Recently, an interesting issue developed over the applicability of Washington State’s statute regarding waste caused to an easement.
The facts are fairly straightforward: an individual owned property burdened by an easement for ingress/egress, which benefited his neighbors. The actual road was considerably smaller than the easement area provided and was located in a rural section of Washington. A dispute arose when he shifted the road to a section of the easement which would allow him expanded use of the remaining unused portion of the property. Needless to say, the road was significantly impacted by this conduct, such that the court required him to replace the road to the prior location (which was essentially running down the center of the easement). To that end, the neighbors expended a significant amount of attorney’s fees. In order to recoup their expenses, they invoked RCW 4.24.630 (Washington’s waste statute) which states that if you wrongfully go onto the land of another and cause injury to the property, you are eligible to recover treble damages, PLUS attorneys fees and costs.
The tripwire for invoking this law is that it is contingent on a form of trespass. Recovery for damage to an easement is different (and impossible, most would say) because if the easement is on the trespasser’s property, then it is virtually impossible to “go onto the land of another” since by definition an easement still remains the property of the burdened estate. Though there is not a wealth of authority in Washington which supports this, however there is a key decision in Colwell v. Etzel, 119 Wn. App. 432, 81 P.3d 895 (2003) where an appeals court criticizes the trial court’s interpretation of RCW 4.24.630. In that case, the trial court said that the statute did not mean that somehad had to physically enter on the land of another, but that trespassing was satifised if someone’s “interest in land” harmed or interfered with. The appeals court dissagreed, saying that the statute is clearly worded, and requires that there be an actual physical trespass before it can be utilzed to recover fees and treble damages. There are other decisions which support this, but they are unpublished (espcially a 9th Cirucuit case — Ehlers v. ConocoPhillips).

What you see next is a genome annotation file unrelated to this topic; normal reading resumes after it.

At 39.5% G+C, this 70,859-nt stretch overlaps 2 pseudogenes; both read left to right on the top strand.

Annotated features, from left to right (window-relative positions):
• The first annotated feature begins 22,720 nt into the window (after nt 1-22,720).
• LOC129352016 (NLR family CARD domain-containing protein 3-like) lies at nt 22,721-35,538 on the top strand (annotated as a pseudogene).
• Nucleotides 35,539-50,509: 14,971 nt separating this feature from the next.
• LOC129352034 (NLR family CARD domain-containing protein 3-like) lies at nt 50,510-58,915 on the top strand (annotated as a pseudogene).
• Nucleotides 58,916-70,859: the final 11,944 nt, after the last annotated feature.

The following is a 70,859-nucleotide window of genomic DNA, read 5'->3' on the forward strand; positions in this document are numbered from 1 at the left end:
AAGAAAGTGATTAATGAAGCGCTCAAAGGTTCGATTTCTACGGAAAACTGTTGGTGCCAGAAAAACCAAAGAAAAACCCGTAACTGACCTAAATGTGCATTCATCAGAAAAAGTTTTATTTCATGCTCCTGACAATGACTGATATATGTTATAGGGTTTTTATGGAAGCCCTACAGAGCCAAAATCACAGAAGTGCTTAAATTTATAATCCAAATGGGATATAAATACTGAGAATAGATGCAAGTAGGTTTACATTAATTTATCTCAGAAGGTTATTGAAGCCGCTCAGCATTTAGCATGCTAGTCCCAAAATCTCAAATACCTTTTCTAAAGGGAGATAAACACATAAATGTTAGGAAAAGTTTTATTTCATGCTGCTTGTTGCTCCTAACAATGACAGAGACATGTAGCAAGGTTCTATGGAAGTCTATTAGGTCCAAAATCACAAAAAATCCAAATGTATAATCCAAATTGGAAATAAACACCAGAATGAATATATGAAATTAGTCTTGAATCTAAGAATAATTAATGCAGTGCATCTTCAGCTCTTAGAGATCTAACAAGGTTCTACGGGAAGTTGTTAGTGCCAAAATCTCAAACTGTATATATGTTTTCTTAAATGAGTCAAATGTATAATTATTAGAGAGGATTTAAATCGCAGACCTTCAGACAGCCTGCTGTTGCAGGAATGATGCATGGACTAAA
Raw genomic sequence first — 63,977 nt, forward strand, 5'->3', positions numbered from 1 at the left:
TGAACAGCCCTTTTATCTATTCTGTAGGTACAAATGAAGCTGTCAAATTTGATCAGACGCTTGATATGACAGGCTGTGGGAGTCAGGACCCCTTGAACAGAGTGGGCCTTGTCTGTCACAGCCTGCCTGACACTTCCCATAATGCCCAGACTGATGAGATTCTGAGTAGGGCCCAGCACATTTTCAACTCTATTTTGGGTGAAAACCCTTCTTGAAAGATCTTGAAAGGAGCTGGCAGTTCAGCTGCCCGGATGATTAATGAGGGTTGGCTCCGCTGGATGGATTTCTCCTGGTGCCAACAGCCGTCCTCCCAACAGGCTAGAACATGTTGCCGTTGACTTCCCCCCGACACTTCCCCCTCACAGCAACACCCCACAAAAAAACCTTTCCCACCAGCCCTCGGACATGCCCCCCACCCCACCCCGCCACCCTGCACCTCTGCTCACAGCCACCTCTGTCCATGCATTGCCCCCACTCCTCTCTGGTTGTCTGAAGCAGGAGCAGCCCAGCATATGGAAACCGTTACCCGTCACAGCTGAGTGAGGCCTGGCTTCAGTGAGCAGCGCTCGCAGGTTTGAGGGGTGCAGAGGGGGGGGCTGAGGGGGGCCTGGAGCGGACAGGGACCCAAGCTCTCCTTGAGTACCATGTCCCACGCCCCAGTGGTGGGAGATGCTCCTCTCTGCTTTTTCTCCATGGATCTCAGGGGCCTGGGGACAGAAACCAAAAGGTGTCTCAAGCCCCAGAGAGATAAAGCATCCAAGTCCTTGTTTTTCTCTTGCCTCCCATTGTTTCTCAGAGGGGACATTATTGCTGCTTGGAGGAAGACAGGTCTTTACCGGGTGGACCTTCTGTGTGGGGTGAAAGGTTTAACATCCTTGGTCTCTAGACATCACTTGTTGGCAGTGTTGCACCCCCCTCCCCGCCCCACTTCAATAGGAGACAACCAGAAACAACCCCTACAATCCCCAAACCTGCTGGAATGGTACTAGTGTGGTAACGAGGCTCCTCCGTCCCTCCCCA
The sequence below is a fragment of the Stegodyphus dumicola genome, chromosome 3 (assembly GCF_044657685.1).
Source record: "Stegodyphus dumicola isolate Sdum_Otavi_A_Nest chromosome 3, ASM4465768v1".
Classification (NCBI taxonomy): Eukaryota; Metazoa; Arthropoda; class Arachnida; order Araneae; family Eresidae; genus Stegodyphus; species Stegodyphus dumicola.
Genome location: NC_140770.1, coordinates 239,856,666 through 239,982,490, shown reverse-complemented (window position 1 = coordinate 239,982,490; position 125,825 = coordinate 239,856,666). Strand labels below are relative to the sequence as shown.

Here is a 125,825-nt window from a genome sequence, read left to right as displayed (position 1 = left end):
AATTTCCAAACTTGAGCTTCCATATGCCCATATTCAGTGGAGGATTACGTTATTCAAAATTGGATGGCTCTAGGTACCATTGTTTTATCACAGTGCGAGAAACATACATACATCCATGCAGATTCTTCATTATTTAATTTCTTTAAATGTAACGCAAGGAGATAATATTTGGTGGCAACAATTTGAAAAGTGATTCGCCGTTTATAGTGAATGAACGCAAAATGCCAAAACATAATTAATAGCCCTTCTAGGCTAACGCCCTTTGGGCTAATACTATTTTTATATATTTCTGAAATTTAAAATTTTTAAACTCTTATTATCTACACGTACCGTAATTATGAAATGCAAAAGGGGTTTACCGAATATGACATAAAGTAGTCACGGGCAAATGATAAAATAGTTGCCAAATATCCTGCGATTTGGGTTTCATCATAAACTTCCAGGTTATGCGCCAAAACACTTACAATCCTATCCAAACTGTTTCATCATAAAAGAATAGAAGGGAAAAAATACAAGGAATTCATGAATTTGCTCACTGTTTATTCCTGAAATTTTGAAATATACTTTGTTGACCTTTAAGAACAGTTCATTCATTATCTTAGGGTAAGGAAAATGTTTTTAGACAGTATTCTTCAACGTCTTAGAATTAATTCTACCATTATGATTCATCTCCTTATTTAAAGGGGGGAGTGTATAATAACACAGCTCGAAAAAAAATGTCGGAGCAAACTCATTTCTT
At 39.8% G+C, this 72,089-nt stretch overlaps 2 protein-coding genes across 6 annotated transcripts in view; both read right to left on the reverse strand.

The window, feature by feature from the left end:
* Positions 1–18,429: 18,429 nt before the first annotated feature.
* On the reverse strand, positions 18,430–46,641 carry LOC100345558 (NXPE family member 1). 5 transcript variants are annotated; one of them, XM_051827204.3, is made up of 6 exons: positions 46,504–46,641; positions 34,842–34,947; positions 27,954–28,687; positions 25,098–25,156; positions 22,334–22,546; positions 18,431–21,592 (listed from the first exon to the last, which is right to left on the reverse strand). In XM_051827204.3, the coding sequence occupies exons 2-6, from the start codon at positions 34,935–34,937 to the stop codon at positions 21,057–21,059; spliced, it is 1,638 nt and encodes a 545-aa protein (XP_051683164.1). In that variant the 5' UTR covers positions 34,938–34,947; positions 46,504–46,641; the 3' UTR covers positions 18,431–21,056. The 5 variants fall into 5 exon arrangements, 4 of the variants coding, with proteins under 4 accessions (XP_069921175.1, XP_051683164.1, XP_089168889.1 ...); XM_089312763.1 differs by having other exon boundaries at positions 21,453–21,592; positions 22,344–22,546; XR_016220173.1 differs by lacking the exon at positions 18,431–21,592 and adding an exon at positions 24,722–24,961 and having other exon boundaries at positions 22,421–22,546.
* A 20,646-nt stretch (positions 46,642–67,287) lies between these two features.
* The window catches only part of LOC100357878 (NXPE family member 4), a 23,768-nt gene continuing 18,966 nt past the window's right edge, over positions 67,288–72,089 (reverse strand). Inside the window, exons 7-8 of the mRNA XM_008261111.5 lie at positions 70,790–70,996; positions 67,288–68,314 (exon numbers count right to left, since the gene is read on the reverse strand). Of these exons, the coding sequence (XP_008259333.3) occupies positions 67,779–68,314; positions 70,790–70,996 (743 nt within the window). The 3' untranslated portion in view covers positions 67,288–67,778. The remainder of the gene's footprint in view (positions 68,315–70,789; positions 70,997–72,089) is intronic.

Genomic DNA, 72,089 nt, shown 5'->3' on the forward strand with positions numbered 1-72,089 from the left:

There is also the aspect of the law itself in that it is considered punitive by the court. As such, it MUST be construed narrowly. The end result is that there is simply not enough room left for interpretation and the law must be read to mean what it says…only going onto the land of another will trigger RCW 4.24.630. Consequently, if you go onto an easement located on your property and cause damage to it, you may be liable for the damage, but you are NOT liable for attorney’s fees and treble damages under RCW 4.24.630.